From the early 1900s, the Chamber was to face a tumultuous period, which was to end only in the early 1950s. The first crisis it was to face was the collapse of Arbuthnot & Co, one of its principal members and several of whose Chairmen and Directors had also served as Chamber Chairmen, some of them several times over. Curiously, the Chamber chose to remain silent on the entire issue, even as the firm sank, thousands lost their savings and two other firms Parry and Binny barely managed to scrape through. But matters were to never be the same again. If the failure of Arbuthnot was to see the founding of the Indian Bank, the Chamber’s stonewalling was to see the creation of a rival representative body – the Southern India Chamber of Commerce, founded in 1909. This was soon perceived as being representative of Indian business interests as opposed to the Chamber, which was wholly British. Gradually the SICC was to rise in prominence and the Government heard its voice. The Madras Presidency had thanks to Sir Frederick Nicholson, already made a success out of co-operative banking. Arbuthnot’s failure also resulted in several Indians taking to commercial banking. The Chamber could only watch these developments.

The Arbuthnot crash had its ripple effects in the complete loss of confidence that British businesses had in themselves. Thus almost none of them was willing to invest in new businesses. In 1911, following Lord Curzon’s formation of a Department of Industry in Calcutta, the Madras Government became the first province to set up one on its own. Alfred Chatterton, then a professor at the College of Engineering, Guindy, was asked to head the Department. Chatterton was to repeatedly come into conflict with the Chamber which viewed all his activities with suspicion. It opposed the formation of Indian Aluminium, Indal, following the successful demonstration that Chatterton conducted of using aluminium for making vessels. This was a cheaper metal than compared to the conventional brass or copper. Later, Chatterton was to advocate fisheries, soap and pencil manufacture. Here too the Chamber objected claiming that the Government was interfering in matters better left to private enterprise.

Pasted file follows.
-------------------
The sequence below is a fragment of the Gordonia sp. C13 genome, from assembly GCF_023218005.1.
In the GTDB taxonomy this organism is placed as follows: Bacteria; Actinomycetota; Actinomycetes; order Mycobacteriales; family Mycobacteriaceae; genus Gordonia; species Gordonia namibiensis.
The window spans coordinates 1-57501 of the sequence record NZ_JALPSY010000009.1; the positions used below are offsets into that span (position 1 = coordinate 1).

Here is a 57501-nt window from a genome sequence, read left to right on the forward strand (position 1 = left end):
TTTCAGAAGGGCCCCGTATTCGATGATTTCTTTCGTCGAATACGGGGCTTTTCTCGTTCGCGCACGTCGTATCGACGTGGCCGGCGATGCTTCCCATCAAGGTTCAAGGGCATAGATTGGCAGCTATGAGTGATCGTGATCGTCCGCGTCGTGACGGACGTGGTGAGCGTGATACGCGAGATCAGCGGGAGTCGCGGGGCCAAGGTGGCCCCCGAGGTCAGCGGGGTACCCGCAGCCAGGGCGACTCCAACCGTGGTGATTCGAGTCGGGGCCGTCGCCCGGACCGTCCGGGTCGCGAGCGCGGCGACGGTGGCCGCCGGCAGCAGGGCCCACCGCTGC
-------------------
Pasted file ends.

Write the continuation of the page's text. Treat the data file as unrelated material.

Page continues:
Once again Chatterton was to prove successful. Sir Frederick Nicholson made a going concern out of fisheries, soap was begun at the Lalita Soap Works and the V Perumal Chetty family took on the pencil factory. The Chamber tried lobbying with the Government in Calcutta and London to get the Department of Industry closed and this was done temporarily. But a change of Government in England and the vociferous protests from the Indian members of the Madras Legislative Council saw its re-opening, and a knighthood for Chatterton. Sir Alfred’s next act was to successfully implement the chrome process for leather. This was trashed as being entirely unsuited to Indian conditions by GL Chambers of Chambers & Co and a prominent Madras Chamber member. But when Sir Alfred made a go of it, he was the first to adopt the technology and begin the Chrome Leather Factory in an area that would one day become Chromepet. Even today, a Chambers Colony commemorates him there though to Chatterton there are no memorials.